Disappointment with President Obama is not a strictly U.S. phenomenon. According to Shafik Gabr, Chairman of Egypt’s Artoc Group for Investments and Development, the Arab world’s enthusiasm for our new president is beginning to wane as well. Just six months ago, Obama went to Cairo to push the “reset” button on relations with Arab nations. Promising a more even-handed treatment of Middle Eastern countries and a wide series of initiatives aimed at fostering better relations between the U.S. and the Muslim world, Obama drew rave reviews.
“The speech met or went beyond expectations in the Arab world,” says Mr. Gabr. “Since then, there has been little progress on the ground. Now Arab Main Street is beginning to suspect that it was all just rhetoric.”
Mr. Gabr, who convened a group of Egyptian leaders and policy makers to hear and discuss President Obama’s speech in June, was cheered by the prospect that relations between his country and the U.S. might improve. He has made a career of building relations with legislators and business leaders here, trying to convince his counterparts that Egypt’s record of peace with Israel and women’s rights sets it apart from some of its neighbors – a distinction in his mind that is too rarely made. This, he feels, is good for Egypt and good for business.
He has not given up. To further his agenda, and to mark the six-month anniversary of the Cairo speech, Gabr is convening over 200 Middle Eastern and U.S. business and political leaders in Washington next week for an Arab Global Forum. Topics on the agenda include investment opportunities in the Middle East for U.S. investors as well as prospects for Arabs in the U.S. The sessions will review energy and technology developments of importance to both groups, as well as one which confronts “mutual misperceptions.”
The purpose of the forum is not entirely educational. Consider it a pep rally -- Egyptian style. “I want to knock on the president’s door” says Mr. Gabr. “We’ll be convening representatives of different aspects of the Arab world – the media, business, women leaders – to see what we can do to move the president’s initiatives forward.”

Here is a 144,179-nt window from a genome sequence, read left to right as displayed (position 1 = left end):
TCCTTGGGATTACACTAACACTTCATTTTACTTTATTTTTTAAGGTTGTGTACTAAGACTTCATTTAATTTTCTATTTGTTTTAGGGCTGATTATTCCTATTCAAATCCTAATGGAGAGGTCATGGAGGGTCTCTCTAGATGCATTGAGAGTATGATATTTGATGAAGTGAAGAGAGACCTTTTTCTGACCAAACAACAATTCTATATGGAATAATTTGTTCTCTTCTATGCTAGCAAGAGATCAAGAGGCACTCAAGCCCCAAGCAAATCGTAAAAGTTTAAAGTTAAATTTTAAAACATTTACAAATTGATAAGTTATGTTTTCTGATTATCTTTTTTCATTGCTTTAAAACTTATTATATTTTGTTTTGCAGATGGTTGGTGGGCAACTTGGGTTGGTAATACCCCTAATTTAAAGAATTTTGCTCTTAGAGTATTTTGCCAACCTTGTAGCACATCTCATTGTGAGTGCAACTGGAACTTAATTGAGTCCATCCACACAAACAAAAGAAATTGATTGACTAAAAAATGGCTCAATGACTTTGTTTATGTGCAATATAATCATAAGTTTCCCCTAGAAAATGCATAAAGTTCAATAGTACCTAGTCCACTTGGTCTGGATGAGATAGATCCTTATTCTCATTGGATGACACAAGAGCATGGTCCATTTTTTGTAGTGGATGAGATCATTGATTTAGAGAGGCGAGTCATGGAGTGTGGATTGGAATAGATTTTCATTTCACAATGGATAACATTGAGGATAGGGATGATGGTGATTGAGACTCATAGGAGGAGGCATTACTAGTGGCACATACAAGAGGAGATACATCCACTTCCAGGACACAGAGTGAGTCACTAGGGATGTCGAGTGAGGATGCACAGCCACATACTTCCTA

Gabr cites a number of proposals outlined in the Cairo speech, including increased cooperation in areas like education, technology and trade. He feels there are a number of ideas which could be put into action very quickly, keeping alive some of the enthusiasm of six months ago. “He invited civil society to step up; we’re stepping up.”
For instance, Gabr would like to see an increased number of exchange students traveling between East and West -- something he feels could be put into action within a matter of months. Also, he thinks that quite easily the U.S. and certain Arab countries could establish mutually beneficial technology zones, whereby U.S. companies would partner with Arab counterparts – supplying research and know-how in return for funding. He would build on a successful program undertaken during the Bush era which set up Qualified Industrial Zones, encouraging trade by making such centers duty free into the U.S.
Another target for Gabr would be the VISA restrictions for Middle Easterners traveling to the United States. He describes two well known Moroccan CEOs who wanted to come to his forum, but were told they would have to wait several weeks, possibly months, before they would be given a VISA. Because they are often treated poorly, many Middle Easterners now choose to deal with European counterparts.
The point is that not all small initiatives should be held hostage to resolution of the Arab-Israeli conflict. “I am much more optimistic about short-term efforts than long-term ones” says Gabr. “President Obama hasn’t had a chance to put his feet on the ground yet, but his people have to give him credibility. We need to see some steps taken in the short term to convince people that he is serious.”
President Obama should take heed; Mr. Gabr is offering excellent advice. Sometimes, smaller is better—in health care and in improving relations with the Arab world. Republicans should take note, too. This is the kind of reasoned (and polite) pressure that they should bring to bear on matters such as infrastructure investment and increased trade – matters the president has endorsed but not yet pursued. Of course, you have to be serious about your mission, as Mr. Gabr clearly is.
As he says, “If nothing happens, it just will just give added ammunition to the radicals. I’m here because I don’t want this effort to fail.”
Liz Peek is a financial columnist and frequent contributor to the Fox Forum.